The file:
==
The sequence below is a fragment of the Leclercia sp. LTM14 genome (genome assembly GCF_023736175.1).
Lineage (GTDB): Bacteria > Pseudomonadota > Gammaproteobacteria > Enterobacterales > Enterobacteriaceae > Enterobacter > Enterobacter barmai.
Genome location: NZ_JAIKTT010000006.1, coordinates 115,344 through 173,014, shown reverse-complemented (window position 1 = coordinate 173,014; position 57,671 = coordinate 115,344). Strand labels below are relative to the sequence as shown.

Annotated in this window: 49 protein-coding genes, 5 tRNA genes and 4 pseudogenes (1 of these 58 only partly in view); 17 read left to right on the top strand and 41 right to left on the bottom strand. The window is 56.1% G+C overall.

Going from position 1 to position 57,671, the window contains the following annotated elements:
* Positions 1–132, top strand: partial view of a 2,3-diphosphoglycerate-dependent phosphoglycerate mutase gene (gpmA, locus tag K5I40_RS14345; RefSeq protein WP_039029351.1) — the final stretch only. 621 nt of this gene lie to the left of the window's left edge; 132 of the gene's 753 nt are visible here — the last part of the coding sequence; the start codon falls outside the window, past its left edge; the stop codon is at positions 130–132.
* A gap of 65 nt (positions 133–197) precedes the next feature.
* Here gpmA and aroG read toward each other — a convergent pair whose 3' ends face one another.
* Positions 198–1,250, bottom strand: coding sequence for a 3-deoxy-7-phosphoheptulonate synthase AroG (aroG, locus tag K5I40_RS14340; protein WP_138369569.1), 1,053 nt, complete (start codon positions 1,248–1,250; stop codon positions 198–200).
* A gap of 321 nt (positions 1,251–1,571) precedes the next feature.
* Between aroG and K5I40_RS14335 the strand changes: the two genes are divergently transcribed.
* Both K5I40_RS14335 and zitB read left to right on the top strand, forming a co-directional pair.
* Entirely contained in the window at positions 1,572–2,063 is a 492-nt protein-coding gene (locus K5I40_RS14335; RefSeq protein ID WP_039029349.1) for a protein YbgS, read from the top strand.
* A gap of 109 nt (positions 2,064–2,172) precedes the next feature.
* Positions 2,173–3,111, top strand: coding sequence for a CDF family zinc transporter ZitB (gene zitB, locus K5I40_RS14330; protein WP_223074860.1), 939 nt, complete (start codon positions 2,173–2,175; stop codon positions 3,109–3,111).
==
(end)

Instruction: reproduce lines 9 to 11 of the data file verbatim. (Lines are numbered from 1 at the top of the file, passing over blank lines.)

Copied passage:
* Positions 198–1,250, bottom strand: coding sequence for a 3-deoxy-7-phosphoheptulonate synthase AroG (aroG, locus tag K5I40_RS14340; protein WP_138369569.1), 1,053 nt, complete (start codon positions 1,248–1,250; stop codon positions 198–200).
* A gap of 321 nt (positions 1,251–1,571) precedes the next feature.
* Between aroG and K5I40_RS14335 the strand changes: the two genes are divergently transcribed.